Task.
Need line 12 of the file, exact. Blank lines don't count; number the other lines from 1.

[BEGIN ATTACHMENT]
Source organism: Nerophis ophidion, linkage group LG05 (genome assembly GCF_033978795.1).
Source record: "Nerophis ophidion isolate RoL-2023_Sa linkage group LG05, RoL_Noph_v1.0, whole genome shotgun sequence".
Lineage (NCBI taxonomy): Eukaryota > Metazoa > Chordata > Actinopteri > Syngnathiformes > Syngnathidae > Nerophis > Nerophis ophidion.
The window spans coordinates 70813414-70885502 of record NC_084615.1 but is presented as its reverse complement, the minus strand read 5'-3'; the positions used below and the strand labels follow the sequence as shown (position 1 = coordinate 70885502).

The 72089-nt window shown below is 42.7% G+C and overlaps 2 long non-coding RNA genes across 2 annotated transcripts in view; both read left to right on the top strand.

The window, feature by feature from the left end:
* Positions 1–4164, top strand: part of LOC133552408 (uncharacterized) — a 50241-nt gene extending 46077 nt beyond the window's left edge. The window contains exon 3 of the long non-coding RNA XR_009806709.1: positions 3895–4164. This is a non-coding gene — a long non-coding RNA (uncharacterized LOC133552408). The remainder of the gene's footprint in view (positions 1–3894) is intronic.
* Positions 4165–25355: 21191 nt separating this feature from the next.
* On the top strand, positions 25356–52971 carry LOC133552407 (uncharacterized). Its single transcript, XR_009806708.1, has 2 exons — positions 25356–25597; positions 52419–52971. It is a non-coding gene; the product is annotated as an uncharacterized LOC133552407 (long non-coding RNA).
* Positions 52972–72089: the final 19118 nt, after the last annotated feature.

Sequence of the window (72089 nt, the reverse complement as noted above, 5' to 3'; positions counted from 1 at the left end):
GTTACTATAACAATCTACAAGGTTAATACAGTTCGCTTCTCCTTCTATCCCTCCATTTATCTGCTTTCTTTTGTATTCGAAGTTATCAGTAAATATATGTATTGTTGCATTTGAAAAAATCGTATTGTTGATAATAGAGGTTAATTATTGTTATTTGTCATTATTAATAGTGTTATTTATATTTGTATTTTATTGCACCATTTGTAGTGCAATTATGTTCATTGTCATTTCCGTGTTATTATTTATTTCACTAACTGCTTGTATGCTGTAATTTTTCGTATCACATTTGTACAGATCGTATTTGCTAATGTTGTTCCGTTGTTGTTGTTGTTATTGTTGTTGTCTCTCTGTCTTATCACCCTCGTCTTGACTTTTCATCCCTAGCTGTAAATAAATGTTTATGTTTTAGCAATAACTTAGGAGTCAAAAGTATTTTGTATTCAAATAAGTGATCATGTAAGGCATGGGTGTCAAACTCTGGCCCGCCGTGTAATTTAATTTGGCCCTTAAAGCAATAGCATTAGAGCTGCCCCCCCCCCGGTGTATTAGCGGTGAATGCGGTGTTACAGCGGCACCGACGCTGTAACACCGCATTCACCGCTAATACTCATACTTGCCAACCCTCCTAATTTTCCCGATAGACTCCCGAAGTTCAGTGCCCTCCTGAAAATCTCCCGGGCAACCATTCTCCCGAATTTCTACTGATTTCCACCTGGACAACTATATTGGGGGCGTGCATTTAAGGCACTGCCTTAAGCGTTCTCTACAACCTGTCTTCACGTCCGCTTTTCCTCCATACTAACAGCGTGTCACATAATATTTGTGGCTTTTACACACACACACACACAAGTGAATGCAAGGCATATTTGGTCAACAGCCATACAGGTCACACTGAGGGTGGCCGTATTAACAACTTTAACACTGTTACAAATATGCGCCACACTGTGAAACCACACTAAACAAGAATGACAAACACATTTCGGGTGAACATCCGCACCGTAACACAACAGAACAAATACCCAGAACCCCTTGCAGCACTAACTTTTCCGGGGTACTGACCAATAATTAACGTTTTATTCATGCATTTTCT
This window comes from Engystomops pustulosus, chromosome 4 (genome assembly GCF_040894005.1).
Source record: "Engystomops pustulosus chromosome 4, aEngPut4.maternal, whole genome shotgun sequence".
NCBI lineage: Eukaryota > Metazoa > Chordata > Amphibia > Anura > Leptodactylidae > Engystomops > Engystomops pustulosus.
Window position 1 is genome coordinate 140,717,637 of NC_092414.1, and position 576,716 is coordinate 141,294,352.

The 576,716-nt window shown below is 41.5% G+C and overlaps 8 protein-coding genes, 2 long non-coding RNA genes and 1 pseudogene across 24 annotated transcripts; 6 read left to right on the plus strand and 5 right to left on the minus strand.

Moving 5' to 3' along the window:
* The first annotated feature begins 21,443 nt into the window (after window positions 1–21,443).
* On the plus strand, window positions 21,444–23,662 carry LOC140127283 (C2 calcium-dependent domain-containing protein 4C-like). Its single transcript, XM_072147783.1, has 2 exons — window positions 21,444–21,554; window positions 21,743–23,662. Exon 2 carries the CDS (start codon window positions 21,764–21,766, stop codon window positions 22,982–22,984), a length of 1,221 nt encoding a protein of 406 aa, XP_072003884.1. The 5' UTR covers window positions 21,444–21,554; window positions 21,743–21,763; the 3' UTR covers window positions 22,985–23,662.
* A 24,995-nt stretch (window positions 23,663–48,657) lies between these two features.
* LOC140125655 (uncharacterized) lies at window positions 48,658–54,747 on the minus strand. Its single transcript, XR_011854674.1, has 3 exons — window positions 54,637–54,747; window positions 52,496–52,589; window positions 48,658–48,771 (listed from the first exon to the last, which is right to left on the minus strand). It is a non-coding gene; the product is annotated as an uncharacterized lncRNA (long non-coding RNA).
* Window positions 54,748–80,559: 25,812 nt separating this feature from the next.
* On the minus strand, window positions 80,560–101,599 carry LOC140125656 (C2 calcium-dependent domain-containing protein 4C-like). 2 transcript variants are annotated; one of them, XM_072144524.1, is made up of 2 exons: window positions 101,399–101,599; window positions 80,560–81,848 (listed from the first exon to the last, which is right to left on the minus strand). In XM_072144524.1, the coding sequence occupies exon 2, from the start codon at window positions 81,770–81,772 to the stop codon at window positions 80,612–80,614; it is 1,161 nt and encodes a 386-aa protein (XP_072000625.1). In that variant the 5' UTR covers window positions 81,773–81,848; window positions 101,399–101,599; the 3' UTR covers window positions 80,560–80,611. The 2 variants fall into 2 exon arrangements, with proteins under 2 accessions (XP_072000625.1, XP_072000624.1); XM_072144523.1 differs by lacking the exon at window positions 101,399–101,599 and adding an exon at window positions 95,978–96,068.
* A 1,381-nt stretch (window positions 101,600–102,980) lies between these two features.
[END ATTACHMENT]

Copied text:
GTTACTATAACAATCTACAAGGTTAATACAGTTCGCTTCTCCTTCTATCCCTCCATTTATCTGCTTTCTTTTGTATTCGAAGTTATCAGTAAATATATGTATTGTTGCATTTGAAAAAATCGTATTGTTGATAATAGAGGTTAATTATTGTTATTTGTCATTATTAATAGTGTTATTTATATTTGTATTTTATTGCACCATTTGTAGTGCAATTATGTTCATTGTCATTTCCGTGTTATTATTTATTTCACTAACTGCTTGTATGCTGTAATTTTTCGTATCACATTTGTACAGATCGTATTTGCTAATGTTGTTCCGTTGTTGTTGTTGTTATTGTTGTTGTCTCTCTGTCTTATCACCCTCGTCTTGACTTTTCATCCCTAGCTGTAAATAAATGTTTATGTTTTAGCAATAACTTAGGAGTCAAAAGTATTTTGTATTCAAATAAGTGATCATGTAAGGCATGGGTGTCAAACTCTGGCCCGCCGTGTAATTTAATTTGGCCCTTAAAGCAATAGCATTAGAGCTGCCCCCCCCCCGGTGTATTAGCGGTGAATGCGGTGTTACAGCGGCACCGACGCTGTAACACCGCATTCACCGCTAATACTCATACTTGCCAACCCTCCTAATTTTCCCGATAGACTCCCGAAGTTCAGTGCCCTCCTGAAAATCTCCCGGGCAACCATTCTCCCGAATTTCTACTGATTTCCACCTGGACAACTATATTGGGGGCGTGCATTTAAGGCACTGCCTTAAGCGTTCTCTACAACCTGTCTTCACGTCCGCTTTTCCTCCATACTAACAGCGTGTCACATAATATTTGTGGCTTTTACACACACACACACACAAGTGAATGCAAGGCATATTTGGTCAACAGCCATACAGGTCACACTGAGGGTGGCCGTATTAACAACTTTAACACTGTTACAAATATGCGCCACACTGTGAAACCACACTAAACAAGAATGACAAACACATTTCGGGTGAACATCCGCACCGTAACACAACAGAACAAATACCCAGAACCCCTTGCAGCACTAACTTTTCCGGGGTACTGACCAATAATTAACGTTTTATTCATGCATTTTCT